Cost per mille. Digital out-of-home. Pre-roll. This is the type of jargon that comes up in conversations about in-flight advertising. But what do these terms mean? APEX’s Airline Advertising and Ancillary Revenue Committee is here to tell you that you’re not the only one wondering.
It’s not uncommon for passengers to stream airline-provided content on their devices using an aircraft’s Wi-Fi connection. However, industry professionals commonly misunderstand what the term for this type of setup – wireless in-flight entertainment (wIFE) – actually refers to. Some believe that wIFE is equivalent to having access to the Internet on board, which in the above scenario isn’t necessarily the case. Wireless IFE refers only to the streaming of content from a hard drive that’s installed in an aircraft cabin or stowed in an overhead bin. That content, such as a newscast, may be updated once a day, but it’s not instantaneous. Internet access can only be granted to passengers if the aircraft is equipped with an antenna that is communicating with a satellite or air-to-ground tower. So if giving passengers the ability to browse the Web or video-chat with a friend is what you’re after, then the term you should be using is in-flight connectivity.
“Everyone kind of speaks a different language when it comes to advertising related to aviation. If we can cut down the explanation time across multiple departments, it could lead to faster deployment and revenue.” – Kim Creaven, Global Eagle
Confusion over jargon, acronyms and even basic terms such as Wi-Fi is so prevalent in the industry that APEX’s Airline Advertising and Ancillary Revenue Committee (ARC) issued a glossary of more than 300 terms in May to set the definitions straight. With the glossary, the committee is hoping to reduce the time it takes for airlines, suppliers, agencies and advertisers to understand one another. A meeting about selling media on a wIFE portal, for instance, might be interrupted to explain the difference between live streaming versus cached streaming; and in a po-tay-to, po-tah-to situation where different names are being used for the same thing, such as a forced-view ad versus a roadblock, the conversation must be paused to calibrate everyone’s understanding of a term.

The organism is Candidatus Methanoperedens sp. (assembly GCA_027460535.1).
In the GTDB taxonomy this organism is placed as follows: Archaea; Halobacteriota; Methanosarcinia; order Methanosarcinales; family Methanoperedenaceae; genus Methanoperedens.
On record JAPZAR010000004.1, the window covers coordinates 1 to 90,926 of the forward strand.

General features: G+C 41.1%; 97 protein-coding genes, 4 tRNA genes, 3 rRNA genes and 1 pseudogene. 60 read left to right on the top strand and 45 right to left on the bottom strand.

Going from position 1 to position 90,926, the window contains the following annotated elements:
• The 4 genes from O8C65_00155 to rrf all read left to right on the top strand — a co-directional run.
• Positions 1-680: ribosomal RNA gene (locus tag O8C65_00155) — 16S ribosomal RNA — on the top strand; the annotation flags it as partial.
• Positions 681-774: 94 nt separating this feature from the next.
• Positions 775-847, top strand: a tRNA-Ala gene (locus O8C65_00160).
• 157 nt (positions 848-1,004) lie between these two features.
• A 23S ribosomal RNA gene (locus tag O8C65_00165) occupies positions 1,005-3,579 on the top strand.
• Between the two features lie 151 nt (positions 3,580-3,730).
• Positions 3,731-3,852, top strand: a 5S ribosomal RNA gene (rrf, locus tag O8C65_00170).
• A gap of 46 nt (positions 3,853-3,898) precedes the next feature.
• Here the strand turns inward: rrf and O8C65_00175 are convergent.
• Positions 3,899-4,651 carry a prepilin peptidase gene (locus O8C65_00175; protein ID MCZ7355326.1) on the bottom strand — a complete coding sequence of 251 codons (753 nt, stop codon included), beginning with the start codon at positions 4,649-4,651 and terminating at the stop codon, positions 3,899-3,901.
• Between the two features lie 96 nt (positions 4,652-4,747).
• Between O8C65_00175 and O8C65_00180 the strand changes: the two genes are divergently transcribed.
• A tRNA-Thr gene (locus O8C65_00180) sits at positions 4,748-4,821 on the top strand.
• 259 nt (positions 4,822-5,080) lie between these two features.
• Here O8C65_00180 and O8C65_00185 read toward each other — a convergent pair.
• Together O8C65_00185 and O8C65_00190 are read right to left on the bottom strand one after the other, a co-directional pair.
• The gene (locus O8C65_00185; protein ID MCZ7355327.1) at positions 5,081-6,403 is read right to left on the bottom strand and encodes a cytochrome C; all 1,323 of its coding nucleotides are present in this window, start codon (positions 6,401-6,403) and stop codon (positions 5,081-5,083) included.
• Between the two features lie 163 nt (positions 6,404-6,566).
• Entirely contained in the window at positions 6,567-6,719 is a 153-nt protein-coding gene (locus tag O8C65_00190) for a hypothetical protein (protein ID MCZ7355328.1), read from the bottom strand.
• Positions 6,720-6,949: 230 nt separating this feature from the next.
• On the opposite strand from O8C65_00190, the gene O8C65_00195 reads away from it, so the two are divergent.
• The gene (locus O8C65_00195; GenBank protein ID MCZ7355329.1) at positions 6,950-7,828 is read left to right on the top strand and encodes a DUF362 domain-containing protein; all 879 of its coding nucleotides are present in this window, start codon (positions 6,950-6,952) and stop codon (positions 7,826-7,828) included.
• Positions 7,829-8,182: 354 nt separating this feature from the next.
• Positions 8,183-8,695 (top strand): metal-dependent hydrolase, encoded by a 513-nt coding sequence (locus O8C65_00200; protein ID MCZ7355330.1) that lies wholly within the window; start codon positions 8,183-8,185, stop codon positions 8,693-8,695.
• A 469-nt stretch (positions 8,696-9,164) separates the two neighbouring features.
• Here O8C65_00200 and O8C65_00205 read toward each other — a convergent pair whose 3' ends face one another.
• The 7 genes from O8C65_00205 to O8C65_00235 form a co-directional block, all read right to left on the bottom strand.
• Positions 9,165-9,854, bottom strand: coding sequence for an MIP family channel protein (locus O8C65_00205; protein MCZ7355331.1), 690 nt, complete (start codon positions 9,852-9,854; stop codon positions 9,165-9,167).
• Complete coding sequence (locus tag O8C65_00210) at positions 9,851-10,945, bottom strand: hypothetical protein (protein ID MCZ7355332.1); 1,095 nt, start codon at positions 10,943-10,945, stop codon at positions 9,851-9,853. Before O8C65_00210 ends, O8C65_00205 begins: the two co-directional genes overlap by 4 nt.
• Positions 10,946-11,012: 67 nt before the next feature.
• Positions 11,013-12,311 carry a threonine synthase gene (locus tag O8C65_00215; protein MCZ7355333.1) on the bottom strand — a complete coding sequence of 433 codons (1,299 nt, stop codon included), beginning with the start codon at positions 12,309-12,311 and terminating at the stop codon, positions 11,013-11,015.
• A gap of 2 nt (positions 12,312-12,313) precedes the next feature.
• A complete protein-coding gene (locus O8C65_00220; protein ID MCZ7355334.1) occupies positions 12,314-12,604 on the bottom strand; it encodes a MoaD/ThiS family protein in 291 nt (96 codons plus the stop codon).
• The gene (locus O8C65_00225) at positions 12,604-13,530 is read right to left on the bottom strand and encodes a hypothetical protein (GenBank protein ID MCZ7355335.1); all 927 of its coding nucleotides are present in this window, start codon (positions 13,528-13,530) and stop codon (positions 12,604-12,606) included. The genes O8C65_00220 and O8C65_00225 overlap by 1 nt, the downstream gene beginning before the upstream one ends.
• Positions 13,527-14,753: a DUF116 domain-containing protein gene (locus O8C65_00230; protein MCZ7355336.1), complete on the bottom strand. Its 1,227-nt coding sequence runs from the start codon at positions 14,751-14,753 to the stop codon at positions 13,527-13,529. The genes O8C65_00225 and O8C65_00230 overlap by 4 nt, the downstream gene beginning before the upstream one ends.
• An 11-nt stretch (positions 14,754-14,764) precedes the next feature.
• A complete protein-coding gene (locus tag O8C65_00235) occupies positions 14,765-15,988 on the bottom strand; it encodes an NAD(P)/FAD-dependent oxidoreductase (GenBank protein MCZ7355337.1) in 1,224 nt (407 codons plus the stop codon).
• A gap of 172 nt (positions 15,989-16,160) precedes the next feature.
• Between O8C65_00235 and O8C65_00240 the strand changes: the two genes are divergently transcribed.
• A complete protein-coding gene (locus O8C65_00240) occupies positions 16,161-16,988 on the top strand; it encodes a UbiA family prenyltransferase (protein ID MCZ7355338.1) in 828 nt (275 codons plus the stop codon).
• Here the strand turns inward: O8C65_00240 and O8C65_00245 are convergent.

“I’ve talked to several companies that have trouble explaining what they’re trying to build in terms of ancillary revenue and advertising experiences,” says Kim Creaven, vice-president of Advertising, Sponsorships and Partner Marketing at Global Eagle, and chair of ARC. Without the right vernacular, there’s a higher chance of miscommunication that could lead to project delays. “Everyone kind of speaks a different language when it comes to advertising related to aviation. If we can cut down the explanation time across multiple departments, it could lead to faster deployment and revenue,” says Creaven.
“It’s hard for an advertiser to take the revenue opportunity seriously when ad inventory data is available on just two aircraft. That’s not something that they are really interested in.” – Susan Tran, Signal Lamp Entertainment
WHEN ADS FLY
Breaking down language barriers is just the first step to overcoming the real setback to a thriving in-flight advertising marketplace: a lack of awareness among media agencies and advertisers. According to the World Advertising Research Center, in-flight advertising makes up a very small percentage of the more than $618-billion global annual spend on advertising. Creaven says the lack of awareness is partially due to in-flight advertising being put in the category of out-of-home advertising (which includes highway billboards and bus stops) when it could fall under digital out-of-home advertising with a few changes. One improvement could be to provide proof of performance. But this is currently unavailable for in-flight advertising, leaving ad revenue on the table.